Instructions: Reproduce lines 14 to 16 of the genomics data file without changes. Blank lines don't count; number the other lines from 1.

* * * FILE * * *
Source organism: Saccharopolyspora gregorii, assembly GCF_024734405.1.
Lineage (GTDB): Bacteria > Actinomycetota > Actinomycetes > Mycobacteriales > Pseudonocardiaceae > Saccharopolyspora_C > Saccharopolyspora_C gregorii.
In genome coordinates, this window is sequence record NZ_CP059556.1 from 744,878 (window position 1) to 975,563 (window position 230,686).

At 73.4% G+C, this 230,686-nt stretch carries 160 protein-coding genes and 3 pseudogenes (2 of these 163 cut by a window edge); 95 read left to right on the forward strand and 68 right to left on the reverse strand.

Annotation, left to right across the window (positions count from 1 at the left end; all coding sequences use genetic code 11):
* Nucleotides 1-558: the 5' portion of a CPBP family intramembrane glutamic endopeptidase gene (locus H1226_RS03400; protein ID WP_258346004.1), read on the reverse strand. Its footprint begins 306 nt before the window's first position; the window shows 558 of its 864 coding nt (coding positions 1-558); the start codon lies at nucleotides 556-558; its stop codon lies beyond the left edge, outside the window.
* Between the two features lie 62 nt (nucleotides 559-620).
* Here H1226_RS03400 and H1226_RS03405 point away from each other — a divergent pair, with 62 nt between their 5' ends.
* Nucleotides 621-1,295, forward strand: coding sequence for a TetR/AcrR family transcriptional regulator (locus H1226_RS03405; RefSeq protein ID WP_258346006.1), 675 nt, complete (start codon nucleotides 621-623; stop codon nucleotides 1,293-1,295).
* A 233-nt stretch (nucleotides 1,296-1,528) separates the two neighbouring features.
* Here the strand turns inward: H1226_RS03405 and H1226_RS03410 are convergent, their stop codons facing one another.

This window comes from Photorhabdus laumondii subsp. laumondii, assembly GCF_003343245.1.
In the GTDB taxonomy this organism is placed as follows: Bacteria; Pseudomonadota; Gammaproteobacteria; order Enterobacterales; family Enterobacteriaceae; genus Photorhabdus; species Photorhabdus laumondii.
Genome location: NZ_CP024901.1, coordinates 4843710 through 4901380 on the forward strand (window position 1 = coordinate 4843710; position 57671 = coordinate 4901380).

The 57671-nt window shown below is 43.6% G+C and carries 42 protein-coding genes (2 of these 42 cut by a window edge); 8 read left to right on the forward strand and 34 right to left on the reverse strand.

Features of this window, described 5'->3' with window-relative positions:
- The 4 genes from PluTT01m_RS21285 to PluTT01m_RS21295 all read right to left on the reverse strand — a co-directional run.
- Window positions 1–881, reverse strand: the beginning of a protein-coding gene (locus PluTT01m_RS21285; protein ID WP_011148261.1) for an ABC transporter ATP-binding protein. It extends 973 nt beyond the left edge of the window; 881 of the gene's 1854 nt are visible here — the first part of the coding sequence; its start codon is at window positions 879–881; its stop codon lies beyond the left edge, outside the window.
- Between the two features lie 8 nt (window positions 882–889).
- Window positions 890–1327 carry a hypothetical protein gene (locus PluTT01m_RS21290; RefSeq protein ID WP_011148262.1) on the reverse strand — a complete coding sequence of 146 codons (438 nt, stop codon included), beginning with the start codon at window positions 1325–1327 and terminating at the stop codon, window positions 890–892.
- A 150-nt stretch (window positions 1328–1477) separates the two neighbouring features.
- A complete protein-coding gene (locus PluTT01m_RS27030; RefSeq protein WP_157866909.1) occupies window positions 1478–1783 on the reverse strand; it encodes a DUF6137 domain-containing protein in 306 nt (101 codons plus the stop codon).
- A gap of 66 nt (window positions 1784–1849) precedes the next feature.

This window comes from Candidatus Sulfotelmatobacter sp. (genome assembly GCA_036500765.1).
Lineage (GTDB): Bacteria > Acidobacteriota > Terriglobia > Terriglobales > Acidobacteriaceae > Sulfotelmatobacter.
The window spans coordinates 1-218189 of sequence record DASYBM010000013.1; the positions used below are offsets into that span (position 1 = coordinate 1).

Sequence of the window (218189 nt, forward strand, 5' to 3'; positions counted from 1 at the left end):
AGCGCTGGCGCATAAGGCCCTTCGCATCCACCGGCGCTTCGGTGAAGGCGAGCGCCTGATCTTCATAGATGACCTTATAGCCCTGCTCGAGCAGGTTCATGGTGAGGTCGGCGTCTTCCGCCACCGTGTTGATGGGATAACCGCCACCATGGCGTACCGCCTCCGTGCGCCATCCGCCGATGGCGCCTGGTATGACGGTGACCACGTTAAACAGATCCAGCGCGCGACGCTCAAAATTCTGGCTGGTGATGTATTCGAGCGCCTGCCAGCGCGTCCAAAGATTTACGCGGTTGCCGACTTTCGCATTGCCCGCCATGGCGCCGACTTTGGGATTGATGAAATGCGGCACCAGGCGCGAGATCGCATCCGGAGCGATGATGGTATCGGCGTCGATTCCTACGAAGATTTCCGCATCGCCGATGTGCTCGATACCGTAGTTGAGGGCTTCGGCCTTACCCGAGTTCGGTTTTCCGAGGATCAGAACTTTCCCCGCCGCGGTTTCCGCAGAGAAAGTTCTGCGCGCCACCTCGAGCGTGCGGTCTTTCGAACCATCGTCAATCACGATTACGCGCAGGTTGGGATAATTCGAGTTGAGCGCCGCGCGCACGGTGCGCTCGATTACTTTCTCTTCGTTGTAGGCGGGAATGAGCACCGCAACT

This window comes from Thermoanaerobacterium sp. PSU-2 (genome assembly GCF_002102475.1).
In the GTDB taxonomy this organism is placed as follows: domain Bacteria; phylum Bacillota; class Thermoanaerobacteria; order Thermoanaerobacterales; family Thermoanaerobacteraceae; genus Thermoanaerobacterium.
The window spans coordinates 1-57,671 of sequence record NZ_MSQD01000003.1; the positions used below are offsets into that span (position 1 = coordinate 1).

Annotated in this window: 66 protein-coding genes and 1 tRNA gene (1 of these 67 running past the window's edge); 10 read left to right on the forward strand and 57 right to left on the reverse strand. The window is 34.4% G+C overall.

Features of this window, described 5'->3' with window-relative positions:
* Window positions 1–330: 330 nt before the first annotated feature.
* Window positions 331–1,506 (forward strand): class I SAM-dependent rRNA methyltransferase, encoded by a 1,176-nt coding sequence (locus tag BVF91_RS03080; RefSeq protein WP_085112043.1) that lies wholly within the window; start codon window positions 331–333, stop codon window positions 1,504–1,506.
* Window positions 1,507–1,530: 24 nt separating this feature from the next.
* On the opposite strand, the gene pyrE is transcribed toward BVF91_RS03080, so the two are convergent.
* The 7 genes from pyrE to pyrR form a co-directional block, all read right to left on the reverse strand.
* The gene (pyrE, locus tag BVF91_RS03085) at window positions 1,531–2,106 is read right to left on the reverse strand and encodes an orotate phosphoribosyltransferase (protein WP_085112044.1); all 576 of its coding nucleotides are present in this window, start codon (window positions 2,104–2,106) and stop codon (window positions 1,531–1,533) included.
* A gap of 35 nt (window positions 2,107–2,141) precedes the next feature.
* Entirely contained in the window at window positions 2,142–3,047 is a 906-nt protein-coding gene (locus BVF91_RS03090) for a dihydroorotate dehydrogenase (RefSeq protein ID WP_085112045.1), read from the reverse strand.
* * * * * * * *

Genome location: NZ_CP024901.1, coordinates 4843710 through 4901380 on the forward strand (window position 1 = coordinate 4843710; position 57671 = coordinate 4901380).

The 57671-nt window shown below is 43.6% G+C and carries 42 protein-coding genes (2 of these 42 cut by a window edge); 8 read left to right on the forward strand and 34 right to left on the reverse strand.

Features of this window, described 5'->3' with window-relative positions: